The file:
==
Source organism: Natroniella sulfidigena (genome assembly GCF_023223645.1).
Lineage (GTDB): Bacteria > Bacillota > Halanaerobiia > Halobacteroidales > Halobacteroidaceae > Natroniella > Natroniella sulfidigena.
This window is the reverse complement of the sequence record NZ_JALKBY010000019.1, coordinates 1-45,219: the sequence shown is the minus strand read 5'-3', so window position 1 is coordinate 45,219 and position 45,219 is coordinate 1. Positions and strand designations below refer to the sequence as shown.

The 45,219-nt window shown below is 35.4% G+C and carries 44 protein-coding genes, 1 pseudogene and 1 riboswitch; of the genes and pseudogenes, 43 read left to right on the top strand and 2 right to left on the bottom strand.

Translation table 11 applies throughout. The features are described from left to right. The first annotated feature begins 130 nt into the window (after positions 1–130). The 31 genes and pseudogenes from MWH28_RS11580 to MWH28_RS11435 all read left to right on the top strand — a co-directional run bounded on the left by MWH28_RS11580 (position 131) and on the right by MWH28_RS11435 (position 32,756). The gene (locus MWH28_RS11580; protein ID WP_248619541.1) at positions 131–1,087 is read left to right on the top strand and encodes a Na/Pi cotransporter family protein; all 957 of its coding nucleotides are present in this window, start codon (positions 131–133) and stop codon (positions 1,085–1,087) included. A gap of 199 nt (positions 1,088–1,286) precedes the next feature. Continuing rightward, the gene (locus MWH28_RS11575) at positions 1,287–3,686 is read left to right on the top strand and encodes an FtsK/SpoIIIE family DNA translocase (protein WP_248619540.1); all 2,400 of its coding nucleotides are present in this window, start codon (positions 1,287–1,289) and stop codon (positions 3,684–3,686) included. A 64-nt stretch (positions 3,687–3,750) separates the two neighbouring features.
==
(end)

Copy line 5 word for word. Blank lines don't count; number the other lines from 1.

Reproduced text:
Translation table 11 applies throughout. The features are described from left to right. The first annotated feature begins 130 nt into the window (after positions 1–130). The 31 genes and pseudogenes from MWH28_RS11580 to MWH28_RS11435 all read left to right on the top strand — a co-directional run bounded on the left by MWH28_RS11580 (position 131) and on the right by MWH28_RS11435 (position 32,756). The gene (locus MWH28_RS11580; protein ID WP_248619541.1) at positions 131–1,087 is read left to right on the top strand and encodes a Na/Pi cotransporter family protein; all 957 of its coding nucleotides are present in this window, start codon (positions 131–133) and stop codon (positions 1,085–1,087) included. A gap of 199 nt (positions 1,088–1,286) precedes the next feature. Continuing rightward, the gene (locus MWH28_RS11575) at positions 1,287–3,686 is read left to right on the top strand and encodes an FtsK/SpoIIIE family DNA translocase (protein WP_248619540.1); all 2,400 of its coding nucleotides are present in this window, start codon (positions 1,287–1,289) and stop codon (positions 3,684–3,686) included. A 64-nt stretch (positions 3,687–3,750) separates the two neighbouring features.